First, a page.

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'Ban the Box' law is wrong approach [Letter]

Laws and LegislationBusiness

The Greater Baltimore Committee's board of directors strongly opposes the "Ban the Box" legislation in its current form for a number of reasons, even though its members recognize and appreciate the well-meaning intention of this legislation and its sponsor, Councilman Nick Mosby, for ex-offenders to not be arbitrarily excluded from consideration before having a chance to demonstrate their skills and positive attributes ("Banning the box," March 17).

First, the passage of this legislation would add another hurdle for businesses in Baltimore City which are already subject to multiple existing rules and regulations that make it more expensive to do business in the city than in surrounding counties that do not have as many restrictions.

Second, the legislation would subject employers to criminal and civil penalties should a violation of the law occur. The imposition of criminal penalties on private employers is significantly onerous and the passing of this legislation would create a major disincentive for private sector hiring in Baltimore.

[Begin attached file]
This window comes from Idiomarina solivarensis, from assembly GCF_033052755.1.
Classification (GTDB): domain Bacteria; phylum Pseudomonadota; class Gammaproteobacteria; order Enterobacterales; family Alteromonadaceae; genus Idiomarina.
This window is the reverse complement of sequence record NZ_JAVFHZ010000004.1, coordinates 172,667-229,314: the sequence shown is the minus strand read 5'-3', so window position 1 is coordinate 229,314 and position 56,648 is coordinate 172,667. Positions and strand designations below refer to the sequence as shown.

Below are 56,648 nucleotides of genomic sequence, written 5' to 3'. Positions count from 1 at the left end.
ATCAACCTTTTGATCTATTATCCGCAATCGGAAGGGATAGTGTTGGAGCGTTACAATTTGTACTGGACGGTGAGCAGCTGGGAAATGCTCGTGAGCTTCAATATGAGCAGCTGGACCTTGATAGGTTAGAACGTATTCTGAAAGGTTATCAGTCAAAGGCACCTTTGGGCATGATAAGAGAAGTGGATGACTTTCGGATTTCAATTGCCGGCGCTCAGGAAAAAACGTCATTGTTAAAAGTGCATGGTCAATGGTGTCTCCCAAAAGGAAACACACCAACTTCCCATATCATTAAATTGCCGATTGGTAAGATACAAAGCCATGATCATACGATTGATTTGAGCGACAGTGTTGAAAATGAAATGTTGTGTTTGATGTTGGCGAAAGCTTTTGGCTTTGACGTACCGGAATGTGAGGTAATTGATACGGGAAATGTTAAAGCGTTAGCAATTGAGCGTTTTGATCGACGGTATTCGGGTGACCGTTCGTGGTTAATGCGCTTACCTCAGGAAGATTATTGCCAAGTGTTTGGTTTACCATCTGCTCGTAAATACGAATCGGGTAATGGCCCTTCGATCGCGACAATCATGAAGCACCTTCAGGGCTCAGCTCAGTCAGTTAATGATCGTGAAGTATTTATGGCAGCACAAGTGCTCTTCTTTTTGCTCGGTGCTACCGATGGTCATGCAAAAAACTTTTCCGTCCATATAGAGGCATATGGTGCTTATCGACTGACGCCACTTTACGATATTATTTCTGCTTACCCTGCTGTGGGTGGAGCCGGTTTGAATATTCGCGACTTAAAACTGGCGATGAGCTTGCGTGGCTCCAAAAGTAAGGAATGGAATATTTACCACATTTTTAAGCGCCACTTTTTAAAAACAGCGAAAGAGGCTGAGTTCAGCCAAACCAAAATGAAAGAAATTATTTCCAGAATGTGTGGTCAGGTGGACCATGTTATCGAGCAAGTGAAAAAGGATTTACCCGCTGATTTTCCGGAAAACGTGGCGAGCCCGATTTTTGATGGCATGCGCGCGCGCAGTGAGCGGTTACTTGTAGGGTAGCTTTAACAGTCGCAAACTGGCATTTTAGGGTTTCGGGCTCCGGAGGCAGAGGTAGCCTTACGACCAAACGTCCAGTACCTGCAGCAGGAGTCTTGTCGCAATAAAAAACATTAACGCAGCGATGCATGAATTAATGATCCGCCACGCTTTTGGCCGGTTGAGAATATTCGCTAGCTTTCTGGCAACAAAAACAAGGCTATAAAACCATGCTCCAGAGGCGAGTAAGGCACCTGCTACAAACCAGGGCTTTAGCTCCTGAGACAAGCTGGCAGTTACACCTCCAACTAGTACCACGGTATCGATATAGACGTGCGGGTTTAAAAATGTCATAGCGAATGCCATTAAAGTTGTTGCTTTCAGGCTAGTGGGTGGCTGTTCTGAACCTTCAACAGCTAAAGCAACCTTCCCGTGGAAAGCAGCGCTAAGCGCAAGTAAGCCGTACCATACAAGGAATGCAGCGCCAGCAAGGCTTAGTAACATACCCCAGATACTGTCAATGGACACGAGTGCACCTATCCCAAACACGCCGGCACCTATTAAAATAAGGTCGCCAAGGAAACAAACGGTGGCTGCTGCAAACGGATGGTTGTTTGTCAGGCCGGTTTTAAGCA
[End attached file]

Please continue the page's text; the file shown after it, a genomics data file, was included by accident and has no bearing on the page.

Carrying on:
It's also worth noting the provisions contained in this legislation impose greater restrictions on private sector employers than apply to the city government's hiring system, which permits criminal background checks of all finalists for a position before offering employment to a candidate.

Although the intentions and ultimate outcomes being sought by the City Council are commendable, the unintended consequences of passing this proposal would likely harm the business climate in the city and could limit job growth as new companies or existing employers looking to expand may elect to do so in a neighboring county without this restrictive hiring procedure.

Creating private sector employment opportunities for ex-offenders is an issue well worthy of attention by city policymakers, but it would be far more productive to provide businesses with incentives to accomplish this objective than for government to mandate and threaten them.

Donald C. Fry, Baltimore

The writer is president and CEO of the Greater Baltimore Committee.

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Copyright © 2014, The Baltimore Sun
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